Europe

Syria's PM says Damascus subjected to economic war

FILE - In this Feb. 10, 2015, file photo released by the Syrian official news agency SANA, Syrian President Bashar Assad gives an interview with the BBC in Damascus, Syria. On Wednesday, March 30, 2016, Assad said in an interview with Sputnik, a Russian state news agency, that Syria needs a national unity government that would secure the transition to a new constitution, rejecting the "transitional body" demanded by the opposition, which wants him to step down. Assad said Syrian refugees will begin returning home when they see hope for improvement, adding that one of the main causes of migration is Western sanctions against Syria. (SANA via AP, File)

FILE - In this Feb. 10, 2015, file photo released by the Syrian official news agency SANA, Syrian President Bashar Assad gives an interview with the BBC in Damascus, Syria. On Wednesday, March 30, 2016, Assad said in an interview with Sputnik, a Russian state news agency, that Syria needs a national unity government that would secure the transition to a new constitution, rejecting the "transitional body" demanded by the opposition, which wants him to step down. Assad said Syrian refugees will begin returning home when they see hope for improvement, adding that one of the main causes of migration is Western sanctions against Syria. (SANA via AP, File)  (The Associated Press)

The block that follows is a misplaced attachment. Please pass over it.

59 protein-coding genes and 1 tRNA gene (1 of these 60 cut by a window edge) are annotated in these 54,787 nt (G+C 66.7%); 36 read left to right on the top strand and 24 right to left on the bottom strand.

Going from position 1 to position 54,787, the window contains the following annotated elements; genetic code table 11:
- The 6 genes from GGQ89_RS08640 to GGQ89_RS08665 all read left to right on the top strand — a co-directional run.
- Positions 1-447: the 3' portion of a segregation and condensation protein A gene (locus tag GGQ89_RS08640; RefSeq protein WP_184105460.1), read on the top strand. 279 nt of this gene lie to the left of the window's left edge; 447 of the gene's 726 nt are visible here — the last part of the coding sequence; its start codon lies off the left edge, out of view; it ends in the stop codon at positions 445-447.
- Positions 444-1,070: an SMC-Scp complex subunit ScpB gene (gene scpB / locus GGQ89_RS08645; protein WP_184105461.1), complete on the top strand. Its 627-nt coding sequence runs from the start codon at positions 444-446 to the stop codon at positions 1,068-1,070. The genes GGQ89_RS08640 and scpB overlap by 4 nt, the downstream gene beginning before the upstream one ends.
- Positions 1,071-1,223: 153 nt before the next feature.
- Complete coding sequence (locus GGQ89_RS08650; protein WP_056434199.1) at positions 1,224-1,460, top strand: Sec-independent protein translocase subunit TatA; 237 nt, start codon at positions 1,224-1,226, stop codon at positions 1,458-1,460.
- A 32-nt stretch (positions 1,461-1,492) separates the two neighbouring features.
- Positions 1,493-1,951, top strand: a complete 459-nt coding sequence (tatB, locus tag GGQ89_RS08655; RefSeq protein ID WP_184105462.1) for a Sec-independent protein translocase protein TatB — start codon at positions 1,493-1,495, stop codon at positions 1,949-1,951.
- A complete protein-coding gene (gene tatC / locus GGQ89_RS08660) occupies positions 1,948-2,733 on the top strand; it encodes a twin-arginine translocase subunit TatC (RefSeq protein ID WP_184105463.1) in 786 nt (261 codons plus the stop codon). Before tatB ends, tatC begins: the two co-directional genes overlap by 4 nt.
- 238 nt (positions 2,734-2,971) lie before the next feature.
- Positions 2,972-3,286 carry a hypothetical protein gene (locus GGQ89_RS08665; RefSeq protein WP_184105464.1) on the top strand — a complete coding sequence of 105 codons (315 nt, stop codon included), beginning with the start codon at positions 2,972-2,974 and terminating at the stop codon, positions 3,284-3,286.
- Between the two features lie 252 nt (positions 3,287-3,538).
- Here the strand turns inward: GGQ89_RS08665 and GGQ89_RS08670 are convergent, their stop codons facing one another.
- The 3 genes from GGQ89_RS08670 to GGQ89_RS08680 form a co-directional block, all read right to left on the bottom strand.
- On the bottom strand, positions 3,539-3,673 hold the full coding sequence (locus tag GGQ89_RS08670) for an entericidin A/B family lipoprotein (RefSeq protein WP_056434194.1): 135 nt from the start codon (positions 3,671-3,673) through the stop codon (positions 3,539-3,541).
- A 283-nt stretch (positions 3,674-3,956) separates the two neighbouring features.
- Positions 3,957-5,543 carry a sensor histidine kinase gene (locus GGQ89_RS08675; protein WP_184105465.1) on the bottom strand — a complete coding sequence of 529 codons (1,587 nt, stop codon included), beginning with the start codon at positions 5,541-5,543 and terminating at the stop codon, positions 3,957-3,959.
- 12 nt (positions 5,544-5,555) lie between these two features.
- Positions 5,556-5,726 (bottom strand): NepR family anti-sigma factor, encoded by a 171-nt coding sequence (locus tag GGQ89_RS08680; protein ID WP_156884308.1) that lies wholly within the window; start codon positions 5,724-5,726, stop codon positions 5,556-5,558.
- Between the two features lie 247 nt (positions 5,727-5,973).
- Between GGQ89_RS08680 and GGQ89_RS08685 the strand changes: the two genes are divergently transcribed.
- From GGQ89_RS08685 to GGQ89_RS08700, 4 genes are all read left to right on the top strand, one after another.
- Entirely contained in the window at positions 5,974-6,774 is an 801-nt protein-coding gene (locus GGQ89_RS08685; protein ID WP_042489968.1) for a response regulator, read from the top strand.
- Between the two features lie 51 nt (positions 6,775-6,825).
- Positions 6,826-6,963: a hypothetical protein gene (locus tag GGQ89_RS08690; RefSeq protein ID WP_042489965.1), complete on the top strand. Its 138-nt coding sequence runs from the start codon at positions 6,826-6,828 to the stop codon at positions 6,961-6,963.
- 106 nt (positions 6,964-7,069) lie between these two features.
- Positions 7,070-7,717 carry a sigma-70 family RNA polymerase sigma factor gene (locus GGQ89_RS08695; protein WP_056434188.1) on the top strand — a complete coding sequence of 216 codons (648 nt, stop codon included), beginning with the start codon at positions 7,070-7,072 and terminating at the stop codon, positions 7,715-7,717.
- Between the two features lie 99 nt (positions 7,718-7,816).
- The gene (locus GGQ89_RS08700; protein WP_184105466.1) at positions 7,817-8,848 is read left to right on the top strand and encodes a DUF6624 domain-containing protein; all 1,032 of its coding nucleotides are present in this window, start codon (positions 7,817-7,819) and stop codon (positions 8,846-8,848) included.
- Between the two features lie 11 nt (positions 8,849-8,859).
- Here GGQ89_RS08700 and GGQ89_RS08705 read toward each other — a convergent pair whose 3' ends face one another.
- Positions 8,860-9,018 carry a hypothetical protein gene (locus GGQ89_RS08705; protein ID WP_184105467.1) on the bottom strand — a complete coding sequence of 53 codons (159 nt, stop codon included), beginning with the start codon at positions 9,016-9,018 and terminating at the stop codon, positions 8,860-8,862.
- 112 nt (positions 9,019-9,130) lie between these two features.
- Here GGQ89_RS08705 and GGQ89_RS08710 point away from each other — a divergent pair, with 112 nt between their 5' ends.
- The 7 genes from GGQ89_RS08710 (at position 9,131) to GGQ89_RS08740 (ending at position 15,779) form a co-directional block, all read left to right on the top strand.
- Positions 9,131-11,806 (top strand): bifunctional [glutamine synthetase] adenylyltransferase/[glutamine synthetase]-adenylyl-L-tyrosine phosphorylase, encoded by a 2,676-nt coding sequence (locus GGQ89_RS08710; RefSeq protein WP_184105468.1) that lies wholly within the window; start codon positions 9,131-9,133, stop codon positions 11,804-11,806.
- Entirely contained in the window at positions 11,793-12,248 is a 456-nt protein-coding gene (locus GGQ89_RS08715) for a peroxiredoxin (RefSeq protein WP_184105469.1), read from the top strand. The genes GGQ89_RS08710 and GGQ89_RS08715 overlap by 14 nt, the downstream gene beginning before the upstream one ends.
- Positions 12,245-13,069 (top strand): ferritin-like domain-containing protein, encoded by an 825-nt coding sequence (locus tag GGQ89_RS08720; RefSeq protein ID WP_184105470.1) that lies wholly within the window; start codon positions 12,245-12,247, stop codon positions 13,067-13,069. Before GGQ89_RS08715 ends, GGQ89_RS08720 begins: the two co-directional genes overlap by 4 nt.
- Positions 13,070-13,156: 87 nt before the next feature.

Syria's prime minister says the country's economy is being subjected to a "fierce war," adding that his government is working to stop the fall of local currency.

Wael al-Halqi's comments on Thursday came as the Syrian pound crashed against foreign currencies, recently reaching its lowest level in five years at 530 pounds to the U.S. dollar.

Al-Halqi, who spoke during a parliamentary session, did now say what the government will do.

When Syria's conflict began in March 2011, the exchange rate was 47 pounds to the dollar.

On Tuesday, state media reported that several people were detained with large amounts of cash while dealing in the black market.

The Syrian pound's latest crash began when Russia announced the withdrawal of the bulk of its forces from Syria.